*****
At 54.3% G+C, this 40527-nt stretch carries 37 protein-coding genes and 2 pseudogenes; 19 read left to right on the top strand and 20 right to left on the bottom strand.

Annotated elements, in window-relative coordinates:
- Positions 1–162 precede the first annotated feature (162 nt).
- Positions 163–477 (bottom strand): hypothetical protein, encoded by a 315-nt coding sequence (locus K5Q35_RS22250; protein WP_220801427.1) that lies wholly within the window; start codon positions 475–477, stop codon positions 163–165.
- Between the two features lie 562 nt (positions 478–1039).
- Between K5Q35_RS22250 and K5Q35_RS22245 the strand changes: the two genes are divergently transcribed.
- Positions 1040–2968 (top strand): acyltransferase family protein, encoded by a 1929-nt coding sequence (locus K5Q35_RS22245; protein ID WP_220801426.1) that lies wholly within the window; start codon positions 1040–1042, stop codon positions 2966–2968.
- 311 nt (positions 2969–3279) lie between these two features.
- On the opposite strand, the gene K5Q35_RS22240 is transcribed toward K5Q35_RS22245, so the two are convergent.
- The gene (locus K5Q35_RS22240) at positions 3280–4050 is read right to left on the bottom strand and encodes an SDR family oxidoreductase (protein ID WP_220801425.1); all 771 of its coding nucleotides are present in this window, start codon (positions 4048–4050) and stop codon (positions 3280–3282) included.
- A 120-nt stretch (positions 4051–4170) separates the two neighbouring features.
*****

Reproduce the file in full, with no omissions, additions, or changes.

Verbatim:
At 54.3% G+C, this 40527-nt stretch carries 37 protein-coding genes and 2 pseudogenes; 19 read left to right on the top strand and 20 right to left on the bottom strand.

Annotated elements, in window-relative coordinates:
- Positions 1–162 precede the first annotated feature (162 nt).
- Positions 163–477 (bottom strand): hypothetical protein, encoded by a 315-nt coding sequence (locus K5Q35_RS22250; protein WP_220801427.1) that lies wholly within the window; start codon positions 475–477, stop codon positions 163–165.
- Between the two features lie 562 nt (positions 478–1039).
- Between K5Q35_RS22250 and K5Q35_RS22245 the strand changes: the two genes are divergently transcribed.
- Positions 1040–2968 (top strand): acyltransferase family protein, encoded by a 1929-nt coding sequence (locus K5Q35_RS22245; protein ID WP_220801426.1) that lies wholly within the window; start codon positions 1040–1042, stop codon positions 2966–2968.
- 311 nt (positions 2969–3279) lie between these two features.
- On the opposite strand, the gene K5Q35_RS22240 is transcribed toward K5Q35_RS22245, so the two are convergent.
- The gene (locus K5Q35_RS22240) at positions 3280–4050 is read right to left on the bottom strand and encodes an SDR family oxidoreductase (protein ID WP_220801425.1); all 771 of its coding nucleotides are present in this window, start codon (positions 4048–4050) and stop codon (positions 3280–3282) included.
- A 120-nt stretch (positions 4051–4170) separates the two neighbouring features.